Library of scents

Hermès’ new perfume boutique takes a literary approach to its fragrances

The entrance at Hermes
The entrance at Hermès

In Vladimir Nabokov’s first novel, “Mary,” the author wrote, “memory can restore to life everything except smells, although nothing revives the past so completely as a smell that was once associated with it.”

The mission of every brand is to tell a story, and if possible, revive a pleasant past in the mind of the customer. Birkin bag purveyor and luxury-goods giant Hermès seems to have taken that bit of Marketing 101 wisdom quite literally at its new perfume boutique in the Financial District.

In September, Hermès opened a “perfume library” with house perfumier Christine Nagel, who worked with famed nose Jean Claude-Ellena on assembling the collection. It’s the company’s first and only stand-alone fragrance shop, located at 225 Liberty Street at Brookfield Place — Downtown’s (mostly) luxury shopping mall.

Hermès has sorted its fragrances, both new and old, along glowing bookshelves organized into literary categories: poems, novels and novellas. Just don’t expect to borrow anything.

The “poems” are “a collection of olfactory poems, with sobriety and intensity, which freely explore new facets of emotion,” according to Hermès. A bit of poesy, scents like Ambre Narguilé, Brin de Réglisse or Epice Marine range in price from $225 to $405.

The majority of the scents throughout the collection are suitable for both men and women.

Next along the 1,000-square-foot shop’s main wall are its colognes, or “novellas.” Scents like Eau de Mandarine Ambrée, Eau de Narcisse Bleu and Eau d’Orange Verte — the brands’ founding cologne created by Françoise Caron in 1979. They range in price from $129 to $169 — although many of the scents throughout the entire library are available in perfume strength at an additional cost.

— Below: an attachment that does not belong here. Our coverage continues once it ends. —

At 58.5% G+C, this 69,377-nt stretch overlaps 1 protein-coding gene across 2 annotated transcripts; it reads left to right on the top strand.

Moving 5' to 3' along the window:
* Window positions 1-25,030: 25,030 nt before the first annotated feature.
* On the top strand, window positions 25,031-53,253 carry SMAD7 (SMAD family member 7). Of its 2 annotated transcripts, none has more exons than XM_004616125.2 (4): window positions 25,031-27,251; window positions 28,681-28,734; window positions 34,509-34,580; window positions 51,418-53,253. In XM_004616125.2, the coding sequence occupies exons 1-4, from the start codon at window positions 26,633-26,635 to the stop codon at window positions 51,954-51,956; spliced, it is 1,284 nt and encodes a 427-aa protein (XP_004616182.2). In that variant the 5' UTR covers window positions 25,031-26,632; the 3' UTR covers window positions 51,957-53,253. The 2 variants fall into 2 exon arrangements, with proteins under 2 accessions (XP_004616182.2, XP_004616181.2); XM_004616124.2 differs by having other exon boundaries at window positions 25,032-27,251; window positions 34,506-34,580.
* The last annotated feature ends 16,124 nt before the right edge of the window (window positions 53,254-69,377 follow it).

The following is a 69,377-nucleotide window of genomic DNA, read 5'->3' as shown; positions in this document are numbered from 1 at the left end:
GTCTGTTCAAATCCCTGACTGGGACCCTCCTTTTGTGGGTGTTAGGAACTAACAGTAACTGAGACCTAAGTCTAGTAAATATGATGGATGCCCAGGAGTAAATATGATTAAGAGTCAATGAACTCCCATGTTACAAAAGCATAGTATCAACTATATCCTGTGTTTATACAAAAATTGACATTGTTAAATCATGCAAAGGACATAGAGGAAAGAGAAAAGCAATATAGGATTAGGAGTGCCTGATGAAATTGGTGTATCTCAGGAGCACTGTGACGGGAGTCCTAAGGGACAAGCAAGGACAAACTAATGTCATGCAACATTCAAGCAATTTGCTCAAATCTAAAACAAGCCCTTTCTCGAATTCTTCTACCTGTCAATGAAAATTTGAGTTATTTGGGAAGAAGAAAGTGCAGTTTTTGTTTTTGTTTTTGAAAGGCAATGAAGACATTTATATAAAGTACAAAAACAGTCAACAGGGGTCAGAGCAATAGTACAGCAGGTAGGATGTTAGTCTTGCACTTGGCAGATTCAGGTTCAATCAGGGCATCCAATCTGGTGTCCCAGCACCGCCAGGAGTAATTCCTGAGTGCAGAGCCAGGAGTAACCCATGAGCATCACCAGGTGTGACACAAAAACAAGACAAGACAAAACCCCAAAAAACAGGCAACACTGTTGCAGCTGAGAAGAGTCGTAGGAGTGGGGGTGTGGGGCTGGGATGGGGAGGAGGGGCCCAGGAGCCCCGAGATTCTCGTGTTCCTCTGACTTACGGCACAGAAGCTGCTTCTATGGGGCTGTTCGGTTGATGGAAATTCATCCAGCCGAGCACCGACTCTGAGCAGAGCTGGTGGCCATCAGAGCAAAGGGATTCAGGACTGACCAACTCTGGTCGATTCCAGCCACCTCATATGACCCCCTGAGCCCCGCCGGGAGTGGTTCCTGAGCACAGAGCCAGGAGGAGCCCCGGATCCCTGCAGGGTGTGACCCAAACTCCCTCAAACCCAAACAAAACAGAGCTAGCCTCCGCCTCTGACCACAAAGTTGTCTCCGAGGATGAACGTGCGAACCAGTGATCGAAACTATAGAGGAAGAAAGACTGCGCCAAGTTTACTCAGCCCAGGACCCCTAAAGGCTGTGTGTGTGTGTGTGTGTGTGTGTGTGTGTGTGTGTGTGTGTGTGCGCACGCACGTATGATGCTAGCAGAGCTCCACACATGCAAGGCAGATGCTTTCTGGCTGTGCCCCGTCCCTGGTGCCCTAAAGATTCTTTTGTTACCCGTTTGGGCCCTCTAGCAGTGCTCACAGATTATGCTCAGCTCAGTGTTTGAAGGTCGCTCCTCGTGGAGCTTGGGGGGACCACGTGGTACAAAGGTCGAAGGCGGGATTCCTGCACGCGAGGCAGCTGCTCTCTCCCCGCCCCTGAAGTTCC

Along the same literary wall in the novella section is Hermès’ Les Jardins line. “These narrative tales recount real meetings between the spirit of Hermès, the soul of a special location and Jean-Claude Ellena,” Hermès notes on its website.

Scents like Un Jardin sur le Nil recall “an impressionistic stroll through the island gardens on the Nile at Aswan;” Un Jardin après la Mousson “explores unexpected aspects of India;” and Un Jardin sur le Toit “describes a secret garden, nestled in the heart of the city in Paris.” The line is priced from $97 to $135.

Finally, Voyage d’Hermès, the brand’s line of “novels,” tell a more lasting story.

“An interplay of paradoxes, complements and unexpected alliances upholds the premise of woody notes that are fresh yet musky, familiar yet surprising, hovering between impulsive and comforting,” is how Hermes describes them. They are priced at $136.

Unlike the sparse style of many upscale boutiques, the small wood-paneled shop feels bountiful with fragrances displayed from waist to ceiling on the main wall. The shop is well staffed with knowledgeable noses happy to give you the cliff notes on any scent.